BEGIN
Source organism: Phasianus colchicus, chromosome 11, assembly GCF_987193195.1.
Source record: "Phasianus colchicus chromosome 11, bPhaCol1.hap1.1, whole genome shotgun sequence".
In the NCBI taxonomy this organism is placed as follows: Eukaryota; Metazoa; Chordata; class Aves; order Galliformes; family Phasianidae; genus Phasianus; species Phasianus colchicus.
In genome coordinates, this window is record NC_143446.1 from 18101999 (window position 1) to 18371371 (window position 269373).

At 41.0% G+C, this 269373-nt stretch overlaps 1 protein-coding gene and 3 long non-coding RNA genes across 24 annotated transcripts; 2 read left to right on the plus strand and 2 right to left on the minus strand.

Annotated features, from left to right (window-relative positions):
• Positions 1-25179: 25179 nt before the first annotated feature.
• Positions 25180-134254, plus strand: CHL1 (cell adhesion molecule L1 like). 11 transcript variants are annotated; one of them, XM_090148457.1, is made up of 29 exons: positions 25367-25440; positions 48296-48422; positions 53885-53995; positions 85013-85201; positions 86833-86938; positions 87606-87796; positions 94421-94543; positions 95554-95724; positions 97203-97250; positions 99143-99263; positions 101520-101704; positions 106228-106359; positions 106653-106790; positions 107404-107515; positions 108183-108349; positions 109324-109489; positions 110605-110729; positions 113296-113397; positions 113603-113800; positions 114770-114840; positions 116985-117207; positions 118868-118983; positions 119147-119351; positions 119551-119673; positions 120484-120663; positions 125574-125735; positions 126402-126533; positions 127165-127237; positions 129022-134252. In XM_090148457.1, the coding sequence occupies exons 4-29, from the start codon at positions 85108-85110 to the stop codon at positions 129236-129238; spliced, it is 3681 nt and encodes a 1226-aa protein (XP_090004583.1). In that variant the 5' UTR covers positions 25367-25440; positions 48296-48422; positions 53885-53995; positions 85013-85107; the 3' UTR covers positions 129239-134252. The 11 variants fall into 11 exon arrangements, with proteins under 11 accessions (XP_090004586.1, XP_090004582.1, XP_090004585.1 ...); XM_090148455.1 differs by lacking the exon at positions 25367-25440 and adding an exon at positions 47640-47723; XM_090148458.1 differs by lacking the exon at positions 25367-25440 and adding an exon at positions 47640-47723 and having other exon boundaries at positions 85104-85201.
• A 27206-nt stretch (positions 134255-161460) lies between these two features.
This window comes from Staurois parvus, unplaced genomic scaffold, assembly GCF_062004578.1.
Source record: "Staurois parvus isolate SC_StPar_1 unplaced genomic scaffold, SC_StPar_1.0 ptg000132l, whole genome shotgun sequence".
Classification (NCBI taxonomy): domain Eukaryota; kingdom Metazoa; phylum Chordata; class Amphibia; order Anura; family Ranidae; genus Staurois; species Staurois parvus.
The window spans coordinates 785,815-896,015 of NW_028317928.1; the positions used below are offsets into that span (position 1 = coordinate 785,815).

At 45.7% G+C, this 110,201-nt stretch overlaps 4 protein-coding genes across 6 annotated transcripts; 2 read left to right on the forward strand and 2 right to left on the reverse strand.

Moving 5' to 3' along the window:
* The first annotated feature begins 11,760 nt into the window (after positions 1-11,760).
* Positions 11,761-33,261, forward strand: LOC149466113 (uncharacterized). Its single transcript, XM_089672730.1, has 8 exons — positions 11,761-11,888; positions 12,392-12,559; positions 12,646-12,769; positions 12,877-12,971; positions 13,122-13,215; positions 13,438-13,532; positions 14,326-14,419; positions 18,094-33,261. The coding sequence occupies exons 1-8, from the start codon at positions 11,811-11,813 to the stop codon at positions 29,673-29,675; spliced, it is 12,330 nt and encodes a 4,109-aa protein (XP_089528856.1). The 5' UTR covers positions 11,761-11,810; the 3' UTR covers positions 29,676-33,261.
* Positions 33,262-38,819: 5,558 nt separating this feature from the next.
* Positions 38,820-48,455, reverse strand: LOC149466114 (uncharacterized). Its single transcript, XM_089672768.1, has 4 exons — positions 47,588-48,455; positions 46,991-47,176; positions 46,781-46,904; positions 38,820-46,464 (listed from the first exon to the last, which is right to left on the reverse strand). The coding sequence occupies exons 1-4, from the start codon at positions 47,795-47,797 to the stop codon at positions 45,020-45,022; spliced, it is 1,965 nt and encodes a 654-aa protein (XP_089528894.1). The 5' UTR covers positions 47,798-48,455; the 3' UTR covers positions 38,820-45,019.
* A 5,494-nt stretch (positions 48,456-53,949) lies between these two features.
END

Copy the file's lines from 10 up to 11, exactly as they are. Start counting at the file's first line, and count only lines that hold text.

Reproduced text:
This window comes from Staurois parvus, unplaced genomic scaffold, assembly GCF_062004578.1.
Source record: "Staurois parvus isolate SC_StPar_1 unplaced genomic scaffold, SC_StPar_1.0 ptg000132l, whole genome shotgun sequence".